In 1999, MarcEdit started out as a simple MARC=>plain text translation utility. Today, MarcEdit has become one of the more complete metadata edit suites available to librarians. While the name MarcEdit has become a bit of a misnomer over the years (as MarcEdit now edits so much more data than simply MARC records), the program has and will continue to evolve to meet the past, present, and future metadata needs of the library community.

MarcEdit presently includes a very rich feature set targeted at making metadata translation and editing easier for both the beginner and advanced users. These features include:

  • MARC Editing: MarcEdit includes a MARC Breaker and Maker to move MARC data into a more friendly mnemonic file format. It includes a dedicated MARC Editor, that provides a number of global editing functions, the ability to edit MODS and MARCXML data (in a mnemonic format) and integrate data from other data sources like OCLC, etc. into a batch set of MARC data.
  • MarcEditor: The MarcEditor is MarcEdit’s built in metadata editor. It includes a number of global editing functions, full regular expression and UTF-8 support, as well as the ability to configure the editor to utilize any characterset supported by the operating system. Included functions: Globally Add/Delete Fields, Edit Subfields, Swap Field Data, Copy Field Data, Edit Indicators, Generate Call Numbers, Validate Records, Generate Reports, Find/Replace, Direct Integration with Supported ILS systems, Macro support, Task Support, etc.
  • Clustering: MarcEdit supports the ability to cluster on fields or subfields and edit data in clusters.
  • RDA Helper: The RDA Helper is both a stand alone and integrated tool that allows users to take a set of MARC data and automatically generate RDA specific data. The RDA data is derived from the source recordset using available control data, variable field data, and RDA specific assumptions.
  • Delimited Text Translator: The Delimited Text Translator is a tool that allows users to translate data in Excel, Access, or any delimited format into MARC.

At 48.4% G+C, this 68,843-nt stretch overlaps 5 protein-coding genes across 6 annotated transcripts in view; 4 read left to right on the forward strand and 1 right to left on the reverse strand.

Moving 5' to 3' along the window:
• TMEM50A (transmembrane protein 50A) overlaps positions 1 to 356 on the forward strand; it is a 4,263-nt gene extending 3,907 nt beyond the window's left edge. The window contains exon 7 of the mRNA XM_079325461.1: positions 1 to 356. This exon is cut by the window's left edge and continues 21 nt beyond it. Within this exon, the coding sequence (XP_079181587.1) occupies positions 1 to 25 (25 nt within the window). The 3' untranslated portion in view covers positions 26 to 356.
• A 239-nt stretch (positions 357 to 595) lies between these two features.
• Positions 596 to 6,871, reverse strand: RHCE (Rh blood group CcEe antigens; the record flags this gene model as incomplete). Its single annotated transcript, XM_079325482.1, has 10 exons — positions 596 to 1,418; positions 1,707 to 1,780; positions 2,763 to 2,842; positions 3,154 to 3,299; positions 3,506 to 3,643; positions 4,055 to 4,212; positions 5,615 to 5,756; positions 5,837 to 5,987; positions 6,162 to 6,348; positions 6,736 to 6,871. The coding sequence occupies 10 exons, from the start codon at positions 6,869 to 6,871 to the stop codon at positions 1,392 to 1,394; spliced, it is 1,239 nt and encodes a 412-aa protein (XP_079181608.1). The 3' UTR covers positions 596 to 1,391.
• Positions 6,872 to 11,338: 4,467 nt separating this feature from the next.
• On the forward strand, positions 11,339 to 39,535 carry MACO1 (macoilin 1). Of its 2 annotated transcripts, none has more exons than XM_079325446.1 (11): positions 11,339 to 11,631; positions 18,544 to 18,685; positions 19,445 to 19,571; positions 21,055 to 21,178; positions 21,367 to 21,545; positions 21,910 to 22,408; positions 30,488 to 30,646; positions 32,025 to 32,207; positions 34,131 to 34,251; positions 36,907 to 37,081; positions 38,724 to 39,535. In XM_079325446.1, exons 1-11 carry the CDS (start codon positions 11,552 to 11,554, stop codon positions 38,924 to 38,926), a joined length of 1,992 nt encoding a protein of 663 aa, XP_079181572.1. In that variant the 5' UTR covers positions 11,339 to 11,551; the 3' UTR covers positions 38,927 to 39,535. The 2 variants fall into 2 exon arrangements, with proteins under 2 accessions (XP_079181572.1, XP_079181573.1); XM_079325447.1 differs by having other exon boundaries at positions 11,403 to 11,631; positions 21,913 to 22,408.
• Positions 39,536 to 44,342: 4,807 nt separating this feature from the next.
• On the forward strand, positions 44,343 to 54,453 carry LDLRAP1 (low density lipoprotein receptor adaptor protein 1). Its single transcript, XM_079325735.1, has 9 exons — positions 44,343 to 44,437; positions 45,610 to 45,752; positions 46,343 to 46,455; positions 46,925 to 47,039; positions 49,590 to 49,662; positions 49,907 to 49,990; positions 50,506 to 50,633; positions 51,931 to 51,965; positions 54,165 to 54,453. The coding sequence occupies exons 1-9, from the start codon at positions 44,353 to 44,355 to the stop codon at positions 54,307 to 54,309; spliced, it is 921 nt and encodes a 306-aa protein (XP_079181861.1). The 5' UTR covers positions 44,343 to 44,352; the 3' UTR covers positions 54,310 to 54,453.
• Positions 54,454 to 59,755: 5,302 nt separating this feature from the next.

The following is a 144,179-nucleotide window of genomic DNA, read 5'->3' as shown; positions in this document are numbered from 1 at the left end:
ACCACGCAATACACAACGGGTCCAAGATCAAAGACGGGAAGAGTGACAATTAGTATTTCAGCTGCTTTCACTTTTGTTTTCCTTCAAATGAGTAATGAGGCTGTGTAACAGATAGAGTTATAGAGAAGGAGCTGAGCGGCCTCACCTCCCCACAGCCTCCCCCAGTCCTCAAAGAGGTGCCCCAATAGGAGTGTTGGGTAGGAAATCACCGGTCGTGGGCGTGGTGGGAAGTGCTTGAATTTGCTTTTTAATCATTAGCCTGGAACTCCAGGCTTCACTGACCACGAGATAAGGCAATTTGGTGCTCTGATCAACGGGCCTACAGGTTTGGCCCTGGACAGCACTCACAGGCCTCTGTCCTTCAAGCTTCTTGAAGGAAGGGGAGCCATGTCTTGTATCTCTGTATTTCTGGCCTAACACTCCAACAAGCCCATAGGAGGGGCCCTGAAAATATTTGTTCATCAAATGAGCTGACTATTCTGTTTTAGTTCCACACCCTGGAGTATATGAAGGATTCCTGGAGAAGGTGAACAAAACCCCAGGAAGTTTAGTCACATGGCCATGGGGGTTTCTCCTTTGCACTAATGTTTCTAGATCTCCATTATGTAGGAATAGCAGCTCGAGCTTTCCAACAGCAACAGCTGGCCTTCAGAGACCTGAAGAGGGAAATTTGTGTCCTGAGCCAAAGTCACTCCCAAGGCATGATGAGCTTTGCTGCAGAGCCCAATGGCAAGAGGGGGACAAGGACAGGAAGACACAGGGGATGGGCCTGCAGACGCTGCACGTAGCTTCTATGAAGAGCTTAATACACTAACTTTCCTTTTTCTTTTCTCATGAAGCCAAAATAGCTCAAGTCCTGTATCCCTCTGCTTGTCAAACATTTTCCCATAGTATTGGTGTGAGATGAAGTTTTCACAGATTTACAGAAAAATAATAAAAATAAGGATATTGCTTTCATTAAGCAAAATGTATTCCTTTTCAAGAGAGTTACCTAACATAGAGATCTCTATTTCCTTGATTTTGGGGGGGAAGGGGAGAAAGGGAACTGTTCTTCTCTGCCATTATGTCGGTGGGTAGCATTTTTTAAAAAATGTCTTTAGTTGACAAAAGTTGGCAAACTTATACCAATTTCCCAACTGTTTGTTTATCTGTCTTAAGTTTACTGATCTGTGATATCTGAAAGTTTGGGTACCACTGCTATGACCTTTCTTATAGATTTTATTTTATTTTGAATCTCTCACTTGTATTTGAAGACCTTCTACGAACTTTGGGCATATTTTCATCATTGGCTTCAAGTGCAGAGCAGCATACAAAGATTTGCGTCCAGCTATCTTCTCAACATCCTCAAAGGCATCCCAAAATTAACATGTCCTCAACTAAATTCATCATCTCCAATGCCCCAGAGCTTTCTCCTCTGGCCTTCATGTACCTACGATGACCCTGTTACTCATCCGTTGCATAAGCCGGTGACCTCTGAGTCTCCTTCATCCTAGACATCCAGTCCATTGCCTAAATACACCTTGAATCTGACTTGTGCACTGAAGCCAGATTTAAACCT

• Export as Tab Delimited: A tool that allows users to export their MARC data as delimited text.
  • Harvest OAI Data: MarcEdit has the ability to harvest metadata from an OAI data provider and convert the data directly to MARC. Supported formats are MARCXML, oaimarc, oai_dc, and MODS. However, the program allows the user to provide their own translation rules, so any format could be accommodated.
  • XML Translations: MarcEdit supports the facilitation of metadata from XML and non-XML formats into various forms, including MARC.
  • Characterset conversion: MarcEdit supports the ability to convert MARC records from one characterset to another. This includes the traditional charactersets like MARC-8 (ANSEL) and UTF-8. But it also includes support for any characterset currently supported by the operating system. So users with MARC data in Traditional Chinese can utilize MarcEdit to convert that data to UTF-8.
  • Z39.50/SRU Client: MarcEdit includes a built in Z39.50 and SRU client for interaction with other library systems.
  • ILS and OCLC Integrations: The tool provides ways to integrate directly with a number of ILS providers, as well as OCLC.
  • MARC SQL Explorer: MarcEdit includes an SQL Explorer — a tool that allows users to export their data into either an SQLite or MySQL data and run SQL queries directly on the data to mine for information.
  • MARCValidator: MarcEdit includes a number of tools to help users validate data and identify incorrectly structured MARC record data.
  • Many more features: Like the ability to split, join, sort, etc. data in various formats.

Today, libraries deal with metadata that comes from many different formats, from a variety of different sources. The ability to easily work with those disparate schemas to manipulate them for use in our various systems will continue to be a challenge as libraries map out their metadata futures over the next decade. Working with the library community, MarcEdit will continue to evolve to meet those needs and endeavor to provide the tools necessary to enable librarians to make the best use of their metadata assets.


By Taufiq Kurniawan

Interested on library and information science, literacy, digital library, digital humanities, data science, media and culture studies.